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Microsoft's Nadella: Creating Trust at the Core

As Microsoft asks you to embrace mobility and to consider hybrid environments or all-out cloud platform and application service options for enterprise communications and collaboration, CEO Satya Nadella makes what some would consider a big ask: "Trust us."

Delivering this morning's keynote address at the Microsoft Government Cloud Forum in Washington, D.C., Nadella spoke of the importance of digital technology "in every walk of life and in every sector of the economy," and promised that the company is deserving of your confidence in its ability to deliver digital technology securely and keep your data safe.

"Our mission to empower every person and every organization on the planet to achieve more is what drives ... everything that we do, and trust is at the core of this, Nadella said.

Microsoft's commitment to achieving trustworthiness encompasses privacy, compliance, transparency of collected data and its use, and security of all that data. Given that Microsoft runs some of the world's biggest consumer and business services, it has unique perspective on attack vectors and optimal responses to them, Nadella said. For example, it handles more than 300 billion user authentications and inspects more than 200 billion emails monthly as part of Office 365 service for spam and malware, he noted.

This is no longer about code, but about operational security posture. "This framework of protect, detect, and respond has been there with us for many years. What is new is that posture," said Nadella, adding that Microsoft's security reach is no longer just about the computing endpoints but about those plus the applications, the cloud services, the sensors used in the Internet of Things, the HVAC systems, and the data center environment.


The sea change is the response, which includes knowledge sharing with customers and partners, Nadella added. "We're using the transformation of an as-a-service base, even with Windows ... [and] Office 365. It's not only just about giving you the tools, but about actually ensuring security of your data, of your tenant, in the service."

Microsoft has a three-pronged approach, he said. First is to build a comprehensive security platform that lets companies establish a running loop from protection to detection to response. Second is to complement that with an intelligence fabric and operational security posture, plus a set of proactive and reactive services, to help secure environments on an ongoing basis. Third is to partner broadly with the IT industry. "We know we don't live in isolation. You all have heterogeneous environments, and we need to operate within it."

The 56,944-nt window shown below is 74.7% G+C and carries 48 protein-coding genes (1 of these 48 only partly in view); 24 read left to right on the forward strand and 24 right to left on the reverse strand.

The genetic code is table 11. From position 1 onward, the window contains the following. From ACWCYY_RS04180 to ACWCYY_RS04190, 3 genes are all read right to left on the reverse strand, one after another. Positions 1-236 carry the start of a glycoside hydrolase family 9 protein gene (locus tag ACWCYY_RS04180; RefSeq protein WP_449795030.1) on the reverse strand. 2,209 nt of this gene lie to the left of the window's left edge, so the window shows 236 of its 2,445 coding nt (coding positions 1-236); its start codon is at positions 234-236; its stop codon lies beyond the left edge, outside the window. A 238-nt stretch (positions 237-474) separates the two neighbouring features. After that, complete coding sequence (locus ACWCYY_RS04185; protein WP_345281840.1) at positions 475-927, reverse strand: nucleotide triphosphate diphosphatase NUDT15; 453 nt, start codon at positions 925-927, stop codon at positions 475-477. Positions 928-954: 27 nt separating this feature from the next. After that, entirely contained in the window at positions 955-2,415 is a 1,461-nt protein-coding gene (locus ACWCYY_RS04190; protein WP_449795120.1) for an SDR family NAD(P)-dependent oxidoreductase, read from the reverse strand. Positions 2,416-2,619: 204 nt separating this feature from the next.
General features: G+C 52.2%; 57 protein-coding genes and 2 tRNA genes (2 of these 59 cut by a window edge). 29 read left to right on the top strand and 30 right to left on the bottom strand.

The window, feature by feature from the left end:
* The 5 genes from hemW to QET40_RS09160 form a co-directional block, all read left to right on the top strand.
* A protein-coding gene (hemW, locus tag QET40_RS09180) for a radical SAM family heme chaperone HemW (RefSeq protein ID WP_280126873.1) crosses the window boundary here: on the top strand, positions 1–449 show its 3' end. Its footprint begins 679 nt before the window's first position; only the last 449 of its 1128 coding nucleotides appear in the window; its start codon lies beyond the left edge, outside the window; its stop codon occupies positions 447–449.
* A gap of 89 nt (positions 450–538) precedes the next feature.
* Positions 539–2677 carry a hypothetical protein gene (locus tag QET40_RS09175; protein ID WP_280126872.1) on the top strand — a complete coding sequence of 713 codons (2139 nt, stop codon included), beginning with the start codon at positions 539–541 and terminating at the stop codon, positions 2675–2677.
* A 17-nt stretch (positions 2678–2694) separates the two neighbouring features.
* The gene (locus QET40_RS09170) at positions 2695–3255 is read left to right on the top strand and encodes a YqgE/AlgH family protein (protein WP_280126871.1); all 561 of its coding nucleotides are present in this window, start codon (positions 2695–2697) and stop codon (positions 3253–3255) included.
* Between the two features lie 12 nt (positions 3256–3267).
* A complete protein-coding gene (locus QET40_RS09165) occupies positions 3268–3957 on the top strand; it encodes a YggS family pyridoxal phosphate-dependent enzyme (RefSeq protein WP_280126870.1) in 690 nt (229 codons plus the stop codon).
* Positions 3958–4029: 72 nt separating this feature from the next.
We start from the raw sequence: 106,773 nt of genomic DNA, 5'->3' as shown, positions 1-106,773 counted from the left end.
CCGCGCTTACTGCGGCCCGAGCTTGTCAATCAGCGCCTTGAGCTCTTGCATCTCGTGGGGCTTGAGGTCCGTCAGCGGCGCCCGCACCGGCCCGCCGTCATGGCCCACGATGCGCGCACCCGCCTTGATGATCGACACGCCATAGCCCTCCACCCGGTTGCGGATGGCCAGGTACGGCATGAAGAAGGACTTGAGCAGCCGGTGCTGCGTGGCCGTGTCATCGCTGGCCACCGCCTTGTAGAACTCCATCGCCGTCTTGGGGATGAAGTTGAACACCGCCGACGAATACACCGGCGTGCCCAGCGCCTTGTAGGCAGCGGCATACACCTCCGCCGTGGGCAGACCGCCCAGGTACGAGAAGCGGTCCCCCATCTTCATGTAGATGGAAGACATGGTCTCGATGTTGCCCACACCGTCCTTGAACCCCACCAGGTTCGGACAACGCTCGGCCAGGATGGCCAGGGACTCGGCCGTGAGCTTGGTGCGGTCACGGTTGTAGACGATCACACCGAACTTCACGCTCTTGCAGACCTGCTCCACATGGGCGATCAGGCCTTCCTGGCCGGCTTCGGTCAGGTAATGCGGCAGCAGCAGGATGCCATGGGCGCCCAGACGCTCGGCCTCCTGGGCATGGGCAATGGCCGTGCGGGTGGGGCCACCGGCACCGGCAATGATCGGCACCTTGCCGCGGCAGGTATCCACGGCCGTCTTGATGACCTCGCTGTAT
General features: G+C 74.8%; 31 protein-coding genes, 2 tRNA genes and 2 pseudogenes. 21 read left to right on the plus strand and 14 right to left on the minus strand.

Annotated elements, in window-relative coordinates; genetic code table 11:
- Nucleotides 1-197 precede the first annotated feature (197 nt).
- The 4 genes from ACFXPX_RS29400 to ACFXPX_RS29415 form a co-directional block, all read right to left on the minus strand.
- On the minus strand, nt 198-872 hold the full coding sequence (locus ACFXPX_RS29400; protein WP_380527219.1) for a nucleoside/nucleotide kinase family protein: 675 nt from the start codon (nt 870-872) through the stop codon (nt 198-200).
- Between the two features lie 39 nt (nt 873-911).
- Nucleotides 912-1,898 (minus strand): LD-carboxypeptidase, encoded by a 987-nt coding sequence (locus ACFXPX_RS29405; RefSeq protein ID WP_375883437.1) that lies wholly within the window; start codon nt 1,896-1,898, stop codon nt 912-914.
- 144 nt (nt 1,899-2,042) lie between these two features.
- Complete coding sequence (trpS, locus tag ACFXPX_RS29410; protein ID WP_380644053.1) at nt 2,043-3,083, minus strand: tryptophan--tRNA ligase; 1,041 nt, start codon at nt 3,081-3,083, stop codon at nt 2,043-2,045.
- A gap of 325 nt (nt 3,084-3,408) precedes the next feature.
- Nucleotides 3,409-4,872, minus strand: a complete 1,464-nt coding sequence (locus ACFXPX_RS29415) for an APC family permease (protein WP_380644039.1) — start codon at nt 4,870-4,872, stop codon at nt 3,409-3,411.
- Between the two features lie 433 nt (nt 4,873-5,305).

During the keynote, Julia White, GM for Microsoft's cloud platform, shared details and demos of Microsoft's new security capabilities and programs. Bret Arsenault, CISO, also shared the news today in an official Microsoft blog post, "Enterprise security for our mobile-first, cloud-first world." Among the organizational highlights is the creation of what the company calls a state-of-the-art, 24x7 Cyber Defense Operations Center as well as an Enterprise Cybersecurity Group (ESG) charged with helping organizations modernize their IT platforms and securely move to the cloud. Among its services, ESG will offer security assessments, monitoring and threat detection, and incident response, Arsenault wrote.

As for product highlights, White showcased a number of new capabilities. A sampling includes:

In addition, White showcased a host of capabilities available as part of the Enterprise Mobility Suite (EMS) to help mobile-first enterprises protect themselves against data loss. For example, organizations no longer need to enroll employees' personal devices for mobile application management; the Microsoft Intune mobile device and app management software will apply to them as well. Also regarding mobile app management, Adobe, Box, and SAP now support Intune, White said.

Advanced Threat Analytics also took center stage, with White demonstrating the ability to make recommendations on how to detect behavioral patterns that signal attacks and make recommendations on how to remediate the security situation. And by the way, she added, this doesn't just work from an Azure and cloud perspective. But most of Microsoft's customers are running in hybrid configurations, with infrastructure on premises, in private clouds, or in public clouds, be that Azure or, say, Amazon Web Services. "And you want to have that same security view across your entire enterprise estate."

By tapping into the intelligent security graph -- comprised of billions of signals from end points, cloud applications and partners' services -- Azure Security Center offers advanced, analytics-driven, threat detection that helps organizations prevent, detect, and respond to security threats in real time.

That's where Microsoft's new Operations Management Suite comes into play, she said. It collects data from across private and cloud environments, and brings it together to "search, correlate, and visualize this massive amount of data so you can detect security attacks across your entire estate, from cloud to on premises as well."

Gaining your trust comes with a hefty price tag -- to the tune of more than $1 billion. That's how much Microsoft spends annually on security R&D, Nadella said. "We don't think of security being a separate piece of technology. It has to be core to the operational systems that you use, where your data resides, where your most critical applications usage is."

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